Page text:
According to research from Gallup, students who strongly agreed with the statements, “My school is committed to building the strengths of each student” and “I have at least one teacher who makes me excited about the future” are 30 times more likely to be engaged than students who strongly disagree! Since student engagement is a critical factor in academic performance, taking the time at the beginning of the year to identify student strengths can yield high returns throughout the school year.
Think for a moment about what sets your school district apart from the rest—teachers that incorporate creative and innovative lessons into daily classroom activities, students passionate about improving their school and the community through volunteering, a championship athletic program, or history and traditions that go back generations. Whatever it is, every district has a unique story to share. The challenge for many education leaders is communicating this story in a way that energizes, informs, and builds support among key stakeholders.
As a former K–12 teacher for more than 15 years, I still get that familiar feeling in the pit of my stomach when August rolls around. It’s the same feeling I used to get as an athlete before a sporting event and as a student before I had to give a presentation in front of the class. Psychologists call this feeling, performance anxiety. This kind of distress arises because some parts of our brain can’t tell the difference between a real physical threat and a public speaking engagement. So whether we are facing a bear or a ten-minute presentation to parents, some parts of our brain interpret these events similarly. As an educator, this kind of distress has never been a welcome companion, but lately I have come to see it as less an enemy and more an opportunity for growth.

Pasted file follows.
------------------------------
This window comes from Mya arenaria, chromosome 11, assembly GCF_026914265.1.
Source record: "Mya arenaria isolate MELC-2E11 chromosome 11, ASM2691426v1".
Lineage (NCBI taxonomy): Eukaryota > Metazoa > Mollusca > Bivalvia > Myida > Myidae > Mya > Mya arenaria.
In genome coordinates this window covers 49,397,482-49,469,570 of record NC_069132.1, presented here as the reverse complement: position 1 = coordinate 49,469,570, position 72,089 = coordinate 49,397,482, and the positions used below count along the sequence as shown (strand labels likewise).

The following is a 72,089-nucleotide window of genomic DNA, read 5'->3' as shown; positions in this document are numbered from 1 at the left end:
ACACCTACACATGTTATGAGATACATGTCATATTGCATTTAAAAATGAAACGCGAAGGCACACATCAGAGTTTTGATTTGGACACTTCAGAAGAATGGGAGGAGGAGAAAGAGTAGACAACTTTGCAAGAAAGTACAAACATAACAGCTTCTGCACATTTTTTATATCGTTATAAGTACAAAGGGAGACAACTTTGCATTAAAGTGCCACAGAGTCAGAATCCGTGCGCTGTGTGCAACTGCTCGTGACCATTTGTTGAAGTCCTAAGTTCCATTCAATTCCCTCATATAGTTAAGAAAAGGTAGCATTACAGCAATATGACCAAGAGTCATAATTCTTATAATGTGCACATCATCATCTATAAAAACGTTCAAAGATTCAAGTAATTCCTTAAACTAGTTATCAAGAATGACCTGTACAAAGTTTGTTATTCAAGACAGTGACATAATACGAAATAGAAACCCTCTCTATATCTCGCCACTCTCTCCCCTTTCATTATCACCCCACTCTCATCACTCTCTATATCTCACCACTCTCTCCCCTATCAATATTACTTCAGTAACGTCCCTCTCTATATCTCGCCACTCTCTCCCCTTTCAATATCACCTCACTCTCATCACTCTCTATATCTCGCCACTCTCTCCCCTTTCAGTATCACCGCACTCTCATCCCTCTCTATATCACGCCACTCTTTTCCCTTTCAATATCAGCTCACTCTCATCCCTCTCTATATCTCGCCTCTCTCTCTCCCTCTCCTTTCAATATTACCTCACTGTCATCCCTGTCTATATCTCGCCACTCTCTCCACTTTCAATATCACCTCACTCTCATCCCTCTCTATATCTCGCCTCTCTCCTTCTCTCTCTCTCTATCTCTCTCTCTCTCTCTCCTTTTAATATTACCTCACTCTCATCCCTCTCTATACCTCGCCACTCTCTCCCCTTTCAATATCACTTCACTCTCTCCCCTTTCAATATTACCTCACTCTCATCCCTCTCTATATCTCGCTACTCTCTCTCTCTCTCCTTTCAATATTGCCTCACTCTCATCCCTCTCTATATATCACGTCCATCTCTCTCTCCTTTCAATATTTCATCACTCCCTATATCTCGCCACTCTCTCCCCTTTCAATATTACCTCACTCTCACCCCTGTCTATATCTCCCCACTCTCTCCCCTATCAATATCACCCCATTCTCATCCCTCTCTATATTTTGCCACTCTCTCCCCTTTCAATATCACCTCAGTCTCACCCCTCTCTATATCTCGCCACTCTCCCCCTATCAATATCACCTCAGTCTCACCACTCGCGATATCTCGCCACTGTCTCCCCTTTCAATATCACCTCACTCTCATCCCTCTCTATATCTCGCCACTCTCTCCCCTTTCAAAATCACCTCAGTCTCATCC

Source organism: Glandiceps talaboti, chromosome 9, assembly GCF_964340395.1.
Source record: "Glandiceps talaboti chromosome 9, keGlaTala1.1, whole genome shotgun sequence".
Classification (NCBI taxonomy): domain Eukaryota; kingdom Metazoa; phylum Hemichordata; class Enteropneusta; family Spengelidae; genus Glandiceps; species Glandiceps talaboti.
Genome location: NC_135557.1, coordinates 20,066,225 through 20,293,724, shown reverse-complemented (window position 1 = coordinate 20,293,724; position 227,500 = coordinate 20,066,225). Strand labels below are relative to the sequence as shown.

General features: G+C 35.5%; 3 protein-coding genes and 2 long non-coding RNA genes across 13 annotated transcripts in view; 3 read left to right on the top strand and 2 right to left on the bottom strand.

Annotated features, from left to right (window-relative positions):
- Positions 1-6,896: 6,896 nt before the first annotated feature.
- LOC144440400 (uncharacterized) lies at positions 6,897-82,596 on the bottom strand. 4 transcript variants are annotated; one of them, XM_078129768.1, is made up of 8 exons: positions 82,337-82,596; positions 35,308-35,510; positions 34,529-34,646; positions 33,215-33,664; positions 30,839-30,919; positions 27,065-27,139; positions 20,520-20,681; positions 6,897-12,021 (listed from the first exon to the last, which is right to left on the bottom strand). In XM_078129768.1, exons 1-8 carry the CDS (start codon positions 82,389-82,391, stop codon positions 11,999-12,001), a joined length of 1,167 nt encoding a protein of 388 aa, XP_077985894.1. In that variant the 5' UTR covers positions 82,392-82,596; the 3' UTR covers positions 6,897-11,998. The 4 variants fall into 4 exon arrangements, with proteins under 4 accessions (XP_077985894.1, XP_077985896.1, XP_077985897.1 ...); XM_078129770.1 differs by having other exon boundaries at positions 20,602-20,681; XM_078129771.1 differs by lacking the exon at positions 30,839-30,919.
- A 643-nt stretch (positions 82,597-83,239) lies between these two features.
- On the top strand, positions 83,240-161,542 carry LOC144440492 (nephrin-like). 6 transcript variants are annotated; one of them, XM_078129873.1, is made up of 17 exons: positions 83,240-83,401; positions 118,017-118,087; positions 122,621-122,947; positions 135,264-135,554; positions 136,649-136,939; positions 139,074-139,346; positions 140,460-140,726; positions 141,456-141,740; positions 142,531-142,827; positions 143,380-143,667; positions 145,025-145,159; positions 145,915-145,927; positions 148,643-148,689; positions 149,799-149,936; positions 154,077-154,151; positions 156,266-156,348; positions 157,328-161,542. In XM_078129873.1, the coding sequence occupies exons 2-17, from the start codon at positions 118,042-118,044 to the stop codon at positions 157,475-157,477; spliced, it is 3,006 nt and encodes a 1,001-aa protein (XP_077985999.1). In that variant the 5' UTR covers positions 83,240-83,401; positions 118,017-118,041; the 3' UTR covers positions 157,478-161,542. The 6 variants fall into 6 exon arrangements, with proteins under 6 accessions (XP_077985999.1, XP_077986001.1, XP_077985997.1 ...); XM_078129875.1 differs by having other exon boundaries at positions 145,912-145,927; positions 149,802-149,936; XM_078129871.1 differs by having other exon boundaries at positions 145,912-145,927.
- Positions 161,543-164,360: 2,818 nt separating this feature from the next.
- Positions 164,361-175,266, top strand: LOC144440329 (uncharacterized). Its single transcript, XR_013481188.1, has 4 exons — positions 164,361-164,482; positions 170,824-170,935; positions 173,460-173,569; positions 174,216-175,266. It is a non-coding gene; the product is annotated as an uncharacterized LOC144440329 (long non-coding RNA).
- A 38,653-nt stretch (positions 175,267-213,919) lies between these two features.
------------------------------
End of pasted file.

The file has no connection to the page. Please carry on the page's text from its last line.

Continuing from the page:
In 2009, Pittsburgh Public Schools (PPS) set out to create a new evaluation system that more accurately captures educator effectiveness through multiple lenses and offers teachers the feedback and support needed to improve their practice. In collaboration with the Pittsburgh Federation of Teachers and more than 400 educators, national experts, and community stakeholders, PPS has spent the past five years working on a solution. The district’s new evaluation system—developed through years of collaborative design and the phased introduction of new components—uses observation of teacher practice, student learning and growth, and student perception to provide a holistic picture of educator effectiveness. It also establishes a higher overall standard of performance than is required by state law in alignment with the district’s goals for student achievement.
With the beginning of another school year, students aren’t the only ones adjusting to a new school or classroom. For thousands of educators and other district staff across the country, the first day of school is also their first day on the job. Starting these employees off on the right foot—whether the person is a novice teacher, a 20-year veteran educator moving to a new district, or a part-time cafeteria worker—is critical to their professional success, the stability of the organization, and most importantly, student learning.